Scyld spurred Stormshower over the rise. The grey responded reluctantly, topping the crest of the hill and flying down it at close to full speed. Just behind him the other members of the eored rode; Byrhthelm and his Fleetwind raced at Stormshower's flank, the chestnut's nose nearly even with the cantle of Scyld's saddle. From the corner of his eye Scyld could see the dialated nostrils, the sweat rubbed into foam by the leather of Fleetwind's bridle.
And ahead of him, a spear of white in the darkness, rode the old Pilgrim, Gandalf, upon great Shadowfax. Erkenbrand and Wulf kept close pace to Shadowfax's near side. Ahead of them, coming closer all the time, was the dawnlight, a thin and bloody strip against the rolling horizon. Scyld saw that band widen, wondered how much time there was left.
As if in answer, above the din of hooves on turf, though, Scyld heard a deeper, more ominous thunder -- battle, he thought. His pulse beat faster now, faster even than the swift pounding of Stormshower's running. A forest stood hard to their north, a forest he could not remember being there. They would have to dismount; the trees were narrowing swiftly, pressing them closely up against the outcroppings of rock that formed the western edge of the coomb. The dawn played cruelly with the eyes, tricking the horses into stumbling over stones and shadows.
Erkenbrand raised one gauntleted hand, and Scyld obediently brought Stormshower to a halt. Behind him, the rest of the eored slid to a quick stop and dismounted. Quelling a surge of anxiety, Scyld did the same.
"Let them go," Erkenbrand ordered, his voice hoarse with the strain of the wind and the ride. "We'll have to go on foot -- we can't risk broken legs and a pile-up if the lead horses fall."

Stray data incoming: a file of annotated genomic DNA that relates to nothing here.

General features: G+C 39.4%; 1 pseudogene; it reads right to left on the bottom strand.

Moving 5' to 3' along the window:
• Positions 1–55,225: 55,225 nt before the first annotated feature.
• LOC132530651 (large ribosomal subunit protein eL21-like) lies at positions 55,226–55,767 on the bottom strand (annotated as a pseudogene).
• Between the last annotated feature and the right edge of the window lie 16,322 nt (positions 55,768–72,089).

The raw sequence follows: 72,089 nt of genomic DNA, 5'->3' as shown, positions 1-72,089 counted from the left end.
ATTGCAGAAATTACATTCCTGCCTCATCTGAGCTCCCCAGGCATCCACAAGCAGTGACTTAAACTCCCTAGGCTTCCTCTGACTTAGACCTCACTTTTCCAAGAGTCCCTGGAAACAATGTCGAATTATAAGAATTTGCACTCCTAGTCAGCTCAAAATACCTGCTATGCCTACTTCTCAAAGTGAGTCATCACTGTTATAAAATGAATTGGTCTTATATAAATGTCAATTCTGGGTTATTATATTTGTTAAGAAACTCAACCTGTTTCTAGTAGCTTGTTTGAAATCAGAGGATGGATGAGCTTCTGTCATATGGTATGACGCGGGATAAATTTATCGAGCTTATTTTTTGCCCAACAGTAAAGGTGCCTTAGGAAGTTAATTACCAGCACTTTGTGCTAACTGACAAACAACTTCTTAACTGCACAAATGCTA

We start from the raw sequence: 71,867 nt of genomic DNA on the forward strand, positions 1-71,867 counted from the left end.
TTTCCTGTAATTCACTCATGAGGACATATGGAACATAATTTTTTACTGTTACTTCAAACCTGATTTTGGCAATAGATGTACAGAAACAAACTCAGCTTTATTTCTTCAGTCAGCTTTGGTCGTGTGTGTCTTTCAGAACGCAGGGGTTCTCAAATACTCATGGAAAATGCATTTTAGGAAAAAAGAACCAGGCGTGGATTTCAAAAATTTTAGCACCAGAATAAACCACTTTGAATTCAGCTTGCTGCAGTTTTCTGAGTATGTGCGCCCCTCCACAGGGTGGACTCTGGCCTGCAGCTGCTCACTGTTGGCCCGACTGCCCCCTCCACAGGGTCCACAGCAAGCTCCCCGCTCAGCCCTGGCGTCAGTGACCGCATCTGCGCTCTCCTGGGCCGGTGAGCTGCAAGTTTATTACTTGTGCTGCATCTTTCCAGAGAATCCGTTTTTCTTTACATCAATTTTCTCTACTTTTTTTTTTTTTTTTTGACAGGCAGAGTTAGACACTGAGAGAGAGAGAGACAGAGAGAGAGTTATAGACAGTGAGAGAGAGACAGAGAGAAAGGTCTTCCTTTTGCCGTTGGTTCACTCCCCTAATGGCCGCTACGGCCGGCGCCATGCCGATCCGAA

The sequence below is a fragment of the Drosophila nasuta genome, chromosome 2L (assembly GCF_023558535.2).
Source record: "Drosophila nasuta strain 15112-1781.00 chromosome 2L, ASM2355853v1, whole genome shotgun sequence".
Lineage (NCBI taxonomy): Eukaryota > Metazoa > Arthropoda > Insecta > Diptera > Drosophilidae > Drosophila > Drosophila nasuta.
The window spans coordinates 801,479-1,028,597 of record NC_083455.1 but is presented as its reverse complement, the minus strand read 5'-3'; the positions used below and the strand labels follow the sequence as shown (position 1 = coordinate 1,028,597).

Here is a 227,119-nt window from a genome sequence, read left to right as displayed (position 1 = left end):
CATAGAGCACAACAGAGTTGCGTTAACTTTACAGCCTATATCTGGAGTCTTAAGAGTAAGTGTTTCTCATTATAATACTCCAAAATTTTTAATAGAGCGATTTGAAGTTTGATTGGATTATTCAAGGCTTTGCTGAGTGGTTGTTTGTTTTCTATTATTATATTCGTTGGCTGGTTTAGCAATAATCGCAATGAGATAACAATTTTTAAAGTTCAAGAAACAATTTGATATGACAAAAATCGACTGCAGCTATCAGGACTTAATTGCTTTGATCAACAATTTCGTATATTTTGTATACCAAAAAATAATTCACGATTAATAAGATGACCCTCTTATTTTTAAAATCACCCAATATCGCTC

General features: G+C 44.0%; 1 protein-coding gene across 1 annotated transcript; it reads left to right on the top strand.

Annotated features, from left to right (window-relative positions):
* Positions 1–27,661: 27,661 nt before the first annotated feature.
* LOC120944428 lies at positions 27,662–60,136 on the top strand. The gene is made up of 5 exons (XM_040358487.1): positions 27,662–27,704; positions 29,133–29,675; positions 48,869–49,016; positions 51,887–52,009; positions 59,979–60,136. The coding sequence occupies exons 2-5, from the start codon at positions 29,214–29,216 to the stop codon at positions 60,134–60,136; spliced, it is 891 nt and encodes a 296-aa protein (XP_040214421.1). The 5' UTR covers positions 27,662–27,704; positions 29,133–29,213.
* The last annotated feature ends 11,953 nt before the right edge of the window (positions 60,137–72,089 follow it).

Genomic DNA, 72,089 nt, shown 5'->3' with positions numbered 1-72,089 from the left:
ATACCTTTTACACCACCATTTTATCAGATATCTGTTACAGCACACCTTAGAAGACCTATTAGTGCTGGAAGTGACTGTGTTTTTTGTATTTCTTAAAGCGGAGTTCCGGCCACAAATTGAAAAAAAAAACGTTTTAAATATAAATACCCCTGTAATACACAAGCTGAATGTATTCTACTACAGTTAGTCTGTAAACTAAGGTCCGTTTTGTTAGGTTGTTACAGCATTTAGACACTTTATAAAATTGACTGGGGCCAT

Scyld absently stroked the flat expanse between Stormshower's eyes, smiling as the horse leaned into the caress. When he had first gotten the horse, a trade from a shifty man near the border of Gondor, it had been head-shy and unwilling, but now so valiant a fighter! An extra pair of eyes -- and two extra pairs of legs: that was the standing joke amongst the eoreds, but in times like this, it was not so much a joke as a much-needed truth. Fighting on two legs was almost foreign to Scyld.
Wordlessly, he gave Stormshower the command to turn and head for home. The horse left obediently along with the rest of his compatriots. All the horses trotted out in loose formation, vanishing back into the dying night, all the horses save Shadowfax, who waited proudly and did not look winded in the least.
And all about them the forest loomed. Scyld drew his sword and pulled his shield closer to his body. He knew infantry tactics, knew and did not like them: there was something terrifying and claustrophobic about being trapped under a shield wall while being pelted by a hail of arrows. Not moving, pinned down with no room to breathe... The forest pressed closer, as though the trees actually moved.
As he peered about, dimly aware of Godwin standing behind him, he saw something.